MOBILE, Ala. — NFL scouts love players with high ceilings, and when it comes to Virginia Tech quarterback Logan Thomas, there may be no one at the Senior Bowl with one that’s higher.
At 6-foot-6 and 250 pounds, Thomas has a build similar to Carolina Panthers quarterback Cam Newton, with an arm to match. But Thomas struggled with accuracy during his senior year.
“You’ll be able to see this week, I’ll be able to make every single throw out there,” Thomas said earlier this week. “There’s not one I can’t make. For me it’s just being accurate with it, making good decisions and that’ll put me in the right direction.”
Thomas had a poor junior season and improved marginally in 2013, throwing 16 touchdowns passes and 13 interceptions with a 56.5 completion percentage for the Hokies (8-5).
In Virginia Tech’s 42-12 loss to UCLA in the Sun Bowl, Thomas went 3-for-11 for 46 yards, including one pass that went for 37 yards.
“Obviously you want things to happen, but for me I saw a huge improvement in decision-making (in 2013),” said Thomas, who likely will be a late-round pick or undrafted free agent. “Some of (the interceptions) were my fault, some were not so much my fault, some were good plays. I’m not discouraged or upset about it.
“I’d like to have better stats. You’d always like to have better stats, but I was happy with the way I played this year.”
Thomas spent the week before the Senior Bowl working with quarterback guru George Whitfield, a private instructor who has trained Newton, Andrew Luck and Johnny Manziel. Whitfield runs drills that attempt to make Thomas as uncomfortable in the pocket as possible while staying in the pocket and delivering accurate throws.
Though he hasn’t looked as erratic as he did at times at Virginia Tech, Thomas has not separated himself from Clemson’s Tajh Boyd or Miami’s Stephen Morris, the other two quarterbacks on the North team.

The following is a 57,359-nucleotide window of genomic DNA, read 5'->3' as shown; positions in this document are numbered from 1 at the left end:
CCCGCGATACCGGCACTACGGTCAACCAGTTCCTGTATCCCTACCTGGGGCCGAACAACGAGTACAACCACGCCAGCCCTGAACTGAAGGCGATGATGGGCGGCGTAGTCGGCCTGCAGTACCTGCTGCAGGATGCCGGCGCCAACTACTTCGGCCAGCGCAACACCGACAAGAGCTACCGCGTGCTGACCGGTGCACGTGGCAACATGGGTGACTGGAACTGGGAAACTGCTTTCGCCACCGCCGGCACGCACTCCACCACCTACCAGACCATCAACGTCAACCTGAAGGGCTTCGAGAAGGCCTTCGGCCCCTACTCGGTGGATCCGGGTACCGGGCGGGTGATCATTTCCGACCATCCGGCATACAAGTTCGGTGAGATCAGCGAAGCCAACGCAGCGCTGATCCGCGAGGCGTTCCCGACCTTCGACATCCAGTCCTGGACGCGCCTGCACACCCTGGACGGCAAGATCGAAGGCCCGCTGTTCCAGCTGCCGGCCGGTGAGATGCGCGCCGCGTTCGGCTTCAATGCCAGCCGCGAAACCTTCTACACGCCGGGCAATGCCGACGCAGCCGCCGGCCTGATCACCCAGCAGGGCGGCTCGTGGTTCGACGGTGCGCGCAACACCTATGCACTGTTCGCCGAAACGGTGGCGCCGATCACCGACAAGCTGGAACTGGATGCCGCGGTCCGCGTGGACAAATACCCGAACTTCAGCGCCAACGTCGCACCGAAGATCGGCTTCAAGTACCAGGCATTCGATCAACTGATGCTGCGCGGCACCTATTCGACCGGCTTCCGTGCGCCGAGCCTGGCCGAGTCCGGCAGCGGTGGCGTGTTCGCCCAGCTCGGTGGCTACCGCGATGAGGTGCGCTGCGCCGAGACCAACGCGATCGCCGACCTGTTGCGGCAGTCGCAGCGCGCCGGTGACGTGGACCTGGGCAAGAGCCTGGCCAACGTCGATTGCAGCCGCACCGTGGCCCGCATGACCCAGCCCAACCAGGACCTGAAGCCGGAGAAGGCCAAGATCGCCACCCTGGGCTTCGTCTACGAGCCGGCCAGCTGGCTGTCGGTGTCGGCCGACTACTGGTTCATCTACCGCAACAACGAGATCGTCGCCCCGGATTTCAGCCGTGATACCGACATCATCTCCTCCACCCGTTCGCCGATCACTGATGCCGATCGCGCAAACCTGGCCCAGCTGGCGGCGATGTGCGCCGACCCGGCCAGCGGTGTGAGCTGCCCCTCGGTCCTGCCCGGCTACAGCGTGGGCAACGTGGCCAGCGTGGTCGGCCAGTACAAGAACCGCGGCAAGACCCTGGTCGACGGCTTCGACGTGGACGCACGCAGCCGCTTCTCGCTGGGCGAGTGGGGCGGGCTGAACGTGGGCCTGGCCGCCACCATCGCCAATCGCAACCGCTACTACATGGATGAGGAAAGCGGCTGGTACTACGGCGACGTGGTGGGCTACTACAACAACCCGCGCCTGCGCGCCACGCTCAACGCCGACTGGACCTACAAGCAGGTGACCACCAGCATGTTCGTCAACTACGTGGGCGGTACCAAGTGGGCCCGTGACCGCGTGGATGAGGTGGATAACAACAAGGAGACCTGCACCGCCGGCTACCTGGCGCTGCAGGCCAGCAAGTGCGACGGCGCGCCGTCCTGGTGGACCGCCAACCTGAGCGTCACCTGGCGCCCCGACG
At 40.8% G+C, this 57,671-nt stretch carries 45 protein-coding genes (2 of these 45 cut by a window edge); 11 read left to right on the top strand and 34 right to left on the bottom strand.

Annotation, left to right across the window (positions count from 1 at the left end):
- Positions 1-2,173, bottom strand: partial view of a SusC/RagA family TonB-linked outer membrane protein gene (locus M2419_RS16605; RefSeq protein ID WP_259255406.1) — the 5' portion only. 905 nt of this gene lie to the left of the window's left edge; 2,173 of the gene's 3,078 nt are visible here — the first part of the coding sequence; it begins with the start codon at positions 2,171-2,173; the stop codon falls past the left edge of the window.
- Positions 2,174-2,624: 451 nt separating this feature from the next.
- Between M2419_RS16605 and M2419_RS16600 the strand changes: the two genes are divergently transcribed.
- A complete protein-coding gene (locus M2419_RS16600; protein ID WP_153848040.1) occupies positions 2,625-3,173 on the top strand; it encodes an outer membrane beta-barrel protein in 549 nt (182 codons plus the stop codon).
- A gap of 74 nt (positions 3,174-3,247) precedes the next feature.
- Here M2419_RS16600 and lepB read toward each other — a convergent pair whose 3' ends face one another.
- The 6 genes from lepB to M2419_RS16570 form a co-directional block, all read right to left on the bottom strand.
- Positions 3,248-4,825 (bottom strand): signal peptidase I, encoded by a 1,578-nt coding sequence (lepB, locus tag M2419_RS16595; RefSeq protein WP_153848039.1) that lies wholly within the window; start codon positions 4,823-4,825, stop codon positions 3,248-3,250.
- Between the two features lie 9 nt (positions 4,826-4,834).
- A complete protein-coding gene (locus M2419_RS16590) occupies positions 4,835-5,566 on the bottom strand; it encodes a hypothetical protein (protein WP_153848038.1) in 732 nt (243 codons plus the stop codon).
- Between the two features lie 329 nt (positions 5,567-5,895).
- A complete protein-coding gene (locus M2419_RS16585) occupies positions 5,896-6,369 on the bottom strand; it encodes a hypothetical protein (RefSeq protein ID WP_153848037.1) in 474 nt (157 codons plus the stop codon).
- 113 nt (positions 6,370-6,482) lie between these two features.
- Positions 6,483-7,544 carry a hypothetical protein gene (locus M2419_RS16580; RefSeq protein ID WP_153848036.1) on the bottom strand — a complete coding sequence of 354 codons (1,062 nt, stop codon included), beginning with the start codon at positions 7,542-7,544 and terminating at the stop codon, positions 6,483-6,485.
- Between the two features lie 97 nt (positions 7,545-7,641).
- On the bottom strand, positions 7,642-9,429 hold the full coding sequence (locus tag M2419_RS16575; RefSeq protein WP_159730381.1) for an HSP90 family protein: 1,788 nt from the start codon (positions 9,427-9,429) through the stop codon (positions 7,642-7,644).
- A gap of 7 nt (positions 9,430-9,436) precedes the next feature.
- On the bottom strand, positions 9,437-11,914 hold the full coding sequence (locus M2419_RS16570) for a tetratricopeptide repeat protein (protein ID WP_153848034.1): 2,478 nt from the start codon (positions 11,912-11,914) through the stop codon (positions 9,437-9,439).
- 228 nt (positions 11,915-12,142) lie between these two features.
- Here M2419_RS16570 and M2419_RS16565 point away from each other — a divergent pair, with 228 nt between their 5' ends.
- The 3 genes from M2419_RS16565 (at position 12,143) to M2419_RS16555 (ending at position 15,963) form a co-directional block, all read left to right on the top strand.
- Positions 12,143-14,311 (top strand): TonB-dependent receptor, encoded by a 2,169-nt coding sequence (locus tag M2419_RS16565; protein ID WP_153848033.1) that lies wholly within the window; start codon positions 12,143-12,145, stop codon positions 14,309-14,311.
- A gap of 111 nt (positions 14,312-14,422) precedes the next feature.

“The offense that we’re running is different from what they’re used to,” said Atlanta Falcons and North coach Mike Smith. “We’re spending some extra time ... getting guys to take snaps under center because the majority of the time they were in shotgun formations.
“Logan Thomas is a big, strong, more of the prototypical drop-back type of quarterback. I like his presence in the huddle. … We’ve got three guys that are going to go out and get an opportunity to play on Saturday and I’m going to try to get them an equal number of snaps.”
Kick Six: Auburn cornerback Chris Davis couldn’t talk to NFL scouts after Wednesday’s practice before he was surrounded by fans on the field at Ladd-Peebles Stadium.
One boy couldn’t muster any words while offering up a football for Davis to sign. A man had to shake his hand and thank him for what he did for Auburn. Another man, a Mississippi fan, just wanted to take a picture with Davis to send to his Alabama friend.
Davis is one of the stars at the Senior Bowl after he returned a missed field-goal attempt 109 yards for a touchdown with no time remaining to lift Auburn to a victory against Alabama in the regular-season finale.
“I’ve been asked about the kick return a lot,” Davis said. “I try to put it behind me and try to move on. I’m still chasing after a career in football.”
In a way, the play has become Davis.
“Yeah, I definitely think that,” he said. “That was one of the greatest plays in college football, and I appreciate being a part of that play. But like I said, I’m trying to move on and chase a dream.
“That’s what I’m out here to prove, that I can play corner also.”
At Auburn, Davis earned second-team All-SEC honors after finishing first in passes defended with 15 and second on the team in tackles with 74.
He’s projected to be a mid-round selection who can play cornerback and return punts. He averaged 18.7 yards per punt return in his senior year.
Davis’ biggest weakness in coverage is that he uses his hands on receivers too much.
He was flagged for pass interference in the BCS National Championship Game against Florida State on third down with 21 seconds left in the game, giving Florida State a fresh set of downs and the ball at the 2-yard line, where the Seminoles scored the game-winning touchdown with 13 seconds left (against Davis, who was defending on the scoring pass).
Wednesday at the South practice, Davis had his chance to prove to scouts he’s a top-tier cornerback prospect. With the best quarterback – Derek Carr – throwing to the best wide receiver – Jordan Matthews – at the Senior Bowl, Davis was matched up in one-on-one drills with Matthews.
Davis jammed Matthews inside 5 yards, then the two ran down the sideline as Matthews ran a go route. Davis used his hands past 5 yards on Matthews, which likely would be illegal contact in the NFL. Matthews got his hands on the ball, but Davis broke it up as Matthews tried to secure the catch.
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